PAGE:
When a man can't get it up, the experience for him and his partner falls somewhere between awkward and utterly mortifying—I've even heard of men not calling women back because they were so ashamed of their inability to keep it up. So what can a woman say or do when her man can't get an erection? Here are five things you can say to help make the best of the situation. Because men are so sensitive about it, and because it's about as embarrassing a moment as he can experience, it puts the woman in a really tough spot. Of course you just want to say, "Honey, is there something I can do to help?" But in some cases, that's exactly what he doesn't want to hear. He's thinking, "No, I'm just dying from the pressure here, and the last thing I want you to do is even notice, much less try to help!" Even worse is if you say, "Is there something wrong?" or "Are you okay?"—because, yes, there obviously is something wrong (you don't have to remind me!) and, no, I'm clearly not OK, I'm flaccid! So what can a woman say or do when her man can't rev up the engines? Here are a few possibilities, but know that any one of these can backfire too, depending on the circumstances. But, in order of most likely to go over well, here are five ways you can say to help make the best of the situation.
It's finally happened. You've met the One. And—wonder of wonders—he thinks you're the One as well! He finds you fascinating, beautiful and amazing—but he's not the only person you have to impress. While you shouldn't give up on love just because his mom gives you the stink-eye, chances are your guy would prefer it if you were all one big, happy family. Because, when it comes down to it, do you really want to make him choose sides? (Hint: No.) Thank god you have us. Here are the top 10 ways to win over his family.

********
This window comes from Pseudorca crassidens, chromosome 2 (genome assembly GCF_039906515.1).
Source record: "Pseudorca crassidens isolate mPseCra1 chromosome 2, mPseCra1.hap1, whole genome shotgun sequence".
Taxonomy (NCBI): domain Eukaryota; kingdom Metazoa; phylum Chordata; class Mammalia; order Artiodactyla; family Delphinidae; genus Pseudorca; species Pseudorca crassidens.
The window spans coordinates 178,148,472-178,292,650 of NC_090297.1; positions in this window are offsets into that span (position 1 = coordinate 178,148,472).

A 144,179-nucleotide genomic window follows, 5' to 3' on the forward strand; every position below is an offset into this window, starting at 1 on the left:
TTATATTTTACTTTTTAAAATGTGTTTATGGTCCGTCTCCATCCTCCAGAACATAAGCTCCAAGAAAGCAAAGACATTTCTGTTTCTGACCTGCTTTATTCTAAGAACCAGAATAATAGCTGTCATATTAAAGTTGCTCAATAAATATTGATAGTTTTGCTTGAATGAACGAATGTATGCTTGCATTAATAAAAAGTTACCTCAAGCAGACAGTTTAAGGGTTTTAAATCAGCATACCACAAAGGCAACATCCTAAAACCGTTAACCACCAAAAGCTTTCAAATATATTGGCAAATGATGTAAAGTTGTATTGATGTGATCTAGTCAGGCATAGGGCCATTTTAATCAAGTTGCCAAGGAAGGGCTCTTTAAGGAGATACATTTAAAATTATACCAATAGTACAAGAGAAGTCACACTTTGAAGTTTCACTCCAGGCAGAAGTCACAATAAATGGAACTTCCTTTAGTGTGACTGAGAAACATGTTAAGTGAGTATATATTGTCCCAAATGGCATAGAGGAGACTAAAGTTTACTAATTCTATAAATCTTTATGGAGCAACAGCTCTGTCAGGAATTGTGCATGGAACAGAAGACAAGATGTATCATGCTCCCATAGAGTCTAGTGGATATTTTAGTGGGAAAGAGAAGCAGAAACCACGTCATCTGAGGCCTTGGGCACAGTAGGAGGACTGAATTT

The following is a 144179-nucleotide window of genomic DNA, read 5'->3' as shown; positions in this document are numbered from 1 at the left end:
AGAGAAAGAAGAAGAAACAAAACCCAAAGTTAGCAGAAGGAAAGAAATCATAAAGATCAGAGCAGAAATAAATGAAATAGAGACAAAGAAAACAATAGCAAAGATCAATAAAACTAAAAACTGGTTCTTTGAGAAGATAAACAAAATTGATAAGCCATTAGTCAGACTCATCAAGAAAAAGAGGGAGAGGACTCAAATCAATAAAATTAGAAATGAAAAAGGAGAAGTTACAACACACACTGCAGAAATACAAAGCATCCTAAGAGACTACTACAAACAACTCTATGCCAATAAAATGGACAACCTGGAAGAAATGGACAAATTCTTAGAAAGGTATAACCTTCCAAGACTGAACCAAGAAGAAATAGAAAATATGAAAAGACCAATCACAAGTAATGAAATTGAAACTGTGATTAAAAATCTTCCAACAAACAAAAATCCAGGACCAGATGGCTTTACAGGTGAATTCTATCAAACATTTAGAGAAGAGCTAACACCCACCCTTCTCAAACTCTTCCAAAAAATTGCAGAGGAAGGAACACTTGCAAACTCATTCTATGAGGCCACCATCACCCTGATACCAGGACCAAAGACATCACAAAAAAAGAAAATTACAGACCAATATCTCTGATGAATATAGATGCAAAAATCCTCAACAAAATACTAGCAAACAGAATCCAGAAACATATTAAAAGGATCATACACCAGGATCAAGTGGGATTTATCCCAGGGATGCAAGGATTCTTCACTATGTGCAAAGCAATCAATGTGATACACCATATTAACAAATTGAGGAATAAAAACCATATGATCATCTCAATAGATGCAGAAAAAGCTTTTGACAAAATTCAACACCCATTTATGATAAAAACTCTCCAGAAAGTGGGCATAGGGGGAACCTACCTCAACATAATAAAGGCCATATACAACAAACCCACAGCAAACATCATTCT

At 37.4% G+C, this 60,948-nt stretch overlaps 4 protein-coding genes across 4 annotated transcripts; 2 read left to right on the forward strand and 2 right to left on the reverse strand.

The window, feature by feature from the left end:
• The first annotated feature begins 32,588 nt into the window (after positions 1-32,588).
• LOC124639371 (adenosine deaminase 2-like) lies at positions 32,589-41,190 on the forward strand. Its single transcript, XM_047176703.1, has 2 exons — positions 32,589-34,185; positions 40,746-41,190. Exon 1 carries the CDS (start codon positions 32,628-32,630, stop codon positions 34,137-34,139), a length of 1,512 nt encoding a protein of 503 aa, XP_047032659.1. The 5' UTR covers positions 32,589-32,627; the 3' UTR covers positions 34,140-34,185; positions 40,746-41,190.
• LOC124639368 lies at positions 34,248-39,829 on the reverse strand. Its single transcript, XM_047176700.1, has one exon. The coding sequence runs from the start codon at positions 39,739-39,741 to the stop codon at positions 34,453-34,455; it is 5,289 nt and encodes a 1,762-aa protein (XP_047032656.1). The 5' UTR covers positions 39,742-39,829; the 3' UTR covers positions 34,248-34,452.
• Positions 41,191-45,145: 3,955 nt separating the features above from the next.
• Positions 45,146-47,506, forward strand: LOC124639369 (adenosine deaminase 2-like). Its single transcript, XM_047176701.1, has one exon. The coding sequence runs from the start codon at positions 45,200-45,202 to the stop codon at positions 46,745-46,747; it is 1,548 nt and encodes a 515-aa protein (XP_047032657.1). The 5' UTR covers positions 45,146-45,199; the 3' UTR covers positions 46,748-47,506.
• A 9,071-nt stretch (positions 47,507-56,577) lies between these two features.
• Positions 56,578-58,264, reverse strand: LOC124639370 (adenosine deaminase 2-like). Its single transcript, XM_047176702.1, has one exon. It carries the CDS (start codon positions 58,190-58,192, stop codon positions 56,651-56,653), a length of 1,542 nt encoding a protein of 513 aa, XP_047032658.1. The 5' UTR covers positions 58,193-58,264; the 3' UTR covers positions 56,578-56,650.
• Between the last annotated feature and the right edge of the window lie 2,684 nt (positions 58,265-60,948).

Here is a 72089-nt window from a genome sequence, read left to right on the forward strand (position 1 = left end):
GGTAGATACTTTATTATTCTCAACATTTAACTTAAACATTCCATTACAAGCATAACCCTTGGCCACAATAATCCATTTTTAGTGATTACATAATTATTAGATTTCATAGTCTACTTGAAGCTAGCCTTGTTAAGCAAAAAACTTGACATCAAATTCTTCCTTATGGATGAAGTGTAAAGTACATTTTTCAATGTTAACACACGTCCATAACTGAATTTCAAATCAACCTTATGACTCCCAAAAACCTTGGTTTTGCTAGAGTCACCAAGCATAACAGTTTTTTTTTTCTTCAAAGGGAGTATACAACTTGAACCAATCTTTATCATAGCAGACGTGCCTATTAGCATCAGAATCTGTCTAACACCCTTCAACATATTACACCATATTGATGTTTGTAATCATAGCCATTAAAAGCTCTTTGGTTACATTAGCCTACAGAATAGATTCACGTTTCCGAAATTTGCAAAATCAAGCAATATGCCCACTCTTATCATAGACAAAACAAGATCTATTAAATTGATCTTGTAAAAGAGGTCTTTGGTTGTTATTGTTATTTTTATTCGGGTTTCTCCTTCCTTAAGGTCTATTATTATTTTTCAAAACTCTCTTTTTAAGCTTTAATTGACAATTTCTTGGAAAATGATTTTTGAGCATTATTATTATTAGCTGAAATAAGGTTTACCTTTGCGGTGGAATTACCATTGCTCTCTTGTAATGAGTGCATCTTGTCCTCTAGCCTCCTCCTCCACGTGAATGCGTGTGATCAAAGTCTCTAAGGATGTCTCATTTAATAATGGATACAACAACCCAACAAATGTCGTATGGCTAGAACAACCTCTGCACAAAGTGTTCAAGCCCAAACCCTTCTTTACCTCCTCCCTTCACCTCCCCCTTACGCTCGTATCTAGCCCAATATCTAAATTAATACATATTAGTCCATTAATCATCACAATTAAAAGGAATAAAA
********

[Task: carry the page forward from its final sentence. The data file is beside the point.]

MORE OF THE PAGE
If you're struggling with how to marry your beliefs with your partner's before you actually marry him, know that you're not alone. Here's what the experts—and brides who have been there—say you need to know.
Last week, we clued you in to 10 dating deal breakers that really aren't—and could be keeping you from the One. Some of you agreed. An awful lot of you thought we were raving lunatic nut jobs. But bear with us. We're only looking out for your best interests—which is why we wanted to bring you 10 more dating deal breakers that, under most circumstances, shouldn't really be considered deal breakers. Because beneath that nervous tic or that crustache or that really ugly shirt is the man of your dreams. You just have to look past superficial details and find out who he really is.
Love. Sex. Boys. Girls. The same problems and frustrations again and again. We've been there countless times, wondering when we'll find that ONE, that perfect person we want to stay with forever and ever. Even in a relationship, we reach a point where the person we're with doesn't feel as special as he or she used to. What if you could guarantee a spark that lasted—no matter who you were with—and a happier life to go along with it? The ancient teachings of Buddhism suggest that we can do just that if we transform our relationships into spiritual partnerships. If we use our relationships to make us wiser, kinder and more compassionate, we can actually change how they function. Whether you're in a relationship or seeking a new one, here are 10 methods for building a spiritual partnership.
Women want a man who has it all: a good job, intelligence and looks. Ironically, men often don't. Could women learn something from men with trophy wives?
A 2006 Pew Research study found that about a quarter of unmarried Americans (23 million) say they are in unmarried committed romantic relationships. A slice of this population is what I dub "a little bit married": They live together, go on each other's family vacations and own pets together, but aren't yet engaged. In my new book, A Little Bit Married: How to Know When It's Time to Walk Down The Aisle or Out the Door, I conclude that "a little bit married" (ALBM) is a recent cultural phenomenon, taking place especially among college-educated, upwardly mobile, twenty- and thirty-somethings.